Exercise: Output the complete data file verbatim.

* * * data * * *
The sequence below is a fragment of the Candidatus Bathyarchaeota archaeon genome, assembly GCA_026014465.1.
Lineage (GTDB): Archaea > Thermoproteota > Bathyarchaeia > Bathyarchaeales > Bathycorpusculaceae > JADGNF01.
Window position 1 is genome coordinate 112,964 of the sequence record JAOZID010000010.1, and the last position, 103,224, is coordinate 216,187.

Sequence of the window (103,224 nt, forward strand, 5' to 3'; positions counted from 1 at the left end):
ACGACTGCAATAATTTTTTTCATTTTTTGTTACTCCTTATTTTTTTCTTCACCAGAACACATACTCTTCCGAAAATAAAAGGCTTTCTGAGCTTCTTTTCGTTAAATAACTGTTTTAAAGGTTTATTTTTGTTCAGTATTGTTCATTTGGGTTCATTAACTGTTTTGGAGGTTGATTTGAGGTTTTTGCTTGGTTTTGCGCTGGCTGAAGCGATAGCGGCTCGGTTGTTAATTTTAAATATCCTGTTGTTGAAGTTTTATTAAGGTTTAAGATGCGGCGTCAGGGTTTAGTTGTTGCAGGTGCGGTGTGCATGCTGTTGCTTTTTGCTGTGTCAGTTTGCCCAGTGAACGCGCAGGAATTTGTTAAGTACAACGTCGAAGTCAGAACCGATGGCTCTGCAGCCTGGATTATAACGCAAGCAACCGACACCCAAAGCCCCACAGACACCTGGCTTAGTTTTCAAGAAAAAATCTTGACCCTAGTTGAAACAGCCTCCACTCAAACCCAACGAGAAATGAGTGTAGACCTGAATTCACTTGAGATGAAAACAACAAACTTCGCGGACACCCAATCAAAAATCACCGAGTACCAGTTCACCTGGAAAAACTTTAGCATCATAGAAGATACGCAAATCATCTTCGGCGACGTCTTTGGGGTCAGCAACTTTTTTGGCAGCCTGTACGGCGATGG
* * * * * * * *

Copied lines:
The sequence below is a fragment of the Candidatus Bathyarchaeota archaeon genome, assembly GCA_026014465.1.
Lineage (GTDB): Archaea > Thermoproteota > Bathyarchaeia > Bathyarchaeales > Bathycorpusculaceae > JADGNF01.
Window position 1 is genome coordinate 112,964 of the sequence record JAOZID010000010.1, and the last position, 103,224, is coordinate 216,187.

Sequence of the window (103,224 nt, forward strand, 5' to 3'; positions counted from 1 at the left end):
ACGACTGCAATAATTTTTTTCATTTTTTGTTACTCCTTATTTTTTTCTTCACCAGAACACATACTCTTCCGAAAATAAAAGGCTTTCTGAGCTTCTTTTCGTTAAATAACTGTTTTAAAGGTTTATTTTTGTTCAGTATTGTTCATTTGGGTTCATTAACTGTTTTGGAGGTTGATTTGAGGTTTTTGCTTGGTTTTGCGCTGGCTGAAGCGATAGCGGCTCGGTTGTTAATTTTAAATATCCTGTTGTTGAAGTTTTATTAAGGTTTAAGATGCGGCGTCAGGGTTTAGTTGTTGCAGGTGCGGTGTGCATGCTGTTGCTTTTTGCTGTGTCAGTTTGCCCAGTGAACGCGCAGGAATTTGTTAAGTACAACGTCGAAGTCAGAACCGATGGCTCTGCAGCCTGGATTATAACGCAAGCAACCGACACCCAAAGCCCCACAGACACCTGGCTTAGTTTTCAAGAAAAAATCTTGACCCTAGTTGAAACAGCCTCCACTCAAACCCAACGAGAAATGAGTGTAGACCTGAATTCACTTGAGATGAAAACAACAAACTTCGCGGACACCCAATCAAAAATCACCGAGTACCAGTTCACCTGGAAAAACTTTAGCATCATAGAAGATACGCAAATCATCTTCGGCGACGTCTTTGGGGTCAGCAACTTTTTTGGCAGCCTGTACGGCGATGG